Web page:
The Liverpool landmark, which formed part of proposals for a 400-metre zip wire earlier this year, has been granted grade two-listed status by Historic England, which said its design “embodies the technological bravura and spirit of the space age”.
Also known as Radio City Tower, the building was constructed between 1965 and 1969 as part of planner Graeme Shankland’s wider masterplan for Liverpool city centre and was originally used as an observation tower.
“It is one of only a few buildings to have been realised in the Shankland Plan, widely regarded as the most ambitious masterplan produced for any British city in the 1960s, and it is a powerful symbol of post-war renewal and modernisation,” according to Historic England.
In 1999, it was converted into a radio broadcasting studio after a £5m refurbishment project. St John’s Beacon is owned by Bauer Media, the German multimedia conglomerate that owns Radio City and Greatest Hits Radio Liverpool, which broadcast from the tower.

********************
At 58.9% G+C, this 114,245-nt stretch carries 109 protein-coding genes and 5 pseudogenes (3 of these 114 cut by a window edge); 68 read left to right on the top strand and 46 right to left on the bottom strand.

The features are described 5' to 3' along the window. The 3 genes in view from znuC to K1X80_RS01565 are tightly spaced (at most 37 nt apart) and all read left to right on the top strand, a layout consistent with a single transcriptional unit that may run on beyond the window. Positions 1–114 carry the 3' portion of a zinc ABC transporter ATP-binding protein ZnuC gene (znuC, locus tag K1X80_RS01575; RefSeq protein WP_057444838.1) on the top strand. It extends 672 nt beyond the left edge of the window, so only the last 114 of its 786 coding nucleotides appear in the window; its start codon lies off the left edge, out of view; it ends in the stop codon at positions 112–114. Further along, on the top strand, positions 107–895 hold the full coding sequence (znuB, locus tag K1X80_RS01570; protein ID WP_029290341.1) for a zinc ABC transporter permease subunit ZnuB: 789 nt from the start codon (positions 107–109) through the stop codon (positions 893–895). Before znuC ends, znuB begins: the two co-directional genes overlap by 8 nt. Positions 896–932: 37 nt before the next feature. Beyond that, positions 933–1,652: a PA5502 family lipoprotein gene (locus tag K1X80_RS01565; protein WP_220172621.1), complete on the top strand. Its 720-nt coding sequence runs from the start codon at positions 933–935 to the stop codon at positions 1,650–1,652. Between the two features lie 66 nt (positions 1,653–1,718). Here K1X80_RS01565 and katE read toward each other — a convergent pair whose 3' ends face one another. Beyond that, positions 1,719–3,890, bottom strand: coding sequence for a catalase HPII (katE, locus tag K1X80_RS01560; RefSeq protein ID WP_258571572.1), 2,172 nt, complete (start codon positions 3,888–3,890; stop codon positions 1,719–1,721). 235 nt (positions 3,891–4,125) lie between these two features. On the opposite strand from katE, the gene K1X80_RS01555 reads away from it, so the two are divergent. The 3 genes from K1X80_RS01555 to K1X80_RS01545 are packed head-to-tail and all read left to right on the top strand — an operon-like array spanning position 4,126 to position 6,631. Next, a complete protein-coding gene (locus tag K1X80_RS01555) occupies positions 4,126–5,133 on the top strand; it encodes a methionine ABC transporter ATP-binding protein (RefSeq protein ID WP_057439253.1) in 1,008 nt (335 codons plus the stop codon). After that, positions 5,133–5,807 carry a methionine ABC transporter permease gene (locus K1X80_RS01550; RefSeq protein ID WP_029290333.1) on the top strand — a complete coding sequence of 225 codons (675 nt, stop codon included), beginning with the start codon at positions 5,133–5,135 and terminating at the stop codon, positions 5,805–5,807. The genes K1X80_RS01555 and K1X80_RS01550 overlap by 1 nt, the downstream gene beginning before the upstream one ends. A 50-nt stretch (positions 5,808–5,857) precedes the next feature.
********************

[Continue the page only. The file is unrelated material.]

In outlining its reasons for listing the 125-metre building, conservation body Historic England said the it represented “a bold and optimistic 1960s vision of the future after the horrors of the Second World War”.
More recently, the building, designed by James A Robert was at the centre of the debate around proposals from outdoor pursuits firm ZipWorld, which lodged plans for a 400-metre zip wire stretching from St John’s Beacon to Central Library.
Plans for the scheme were approved in June, sparking anger among residents and conservation groups, before Liverpool Mayor Joe Anderson intervened, rescinding planning permission.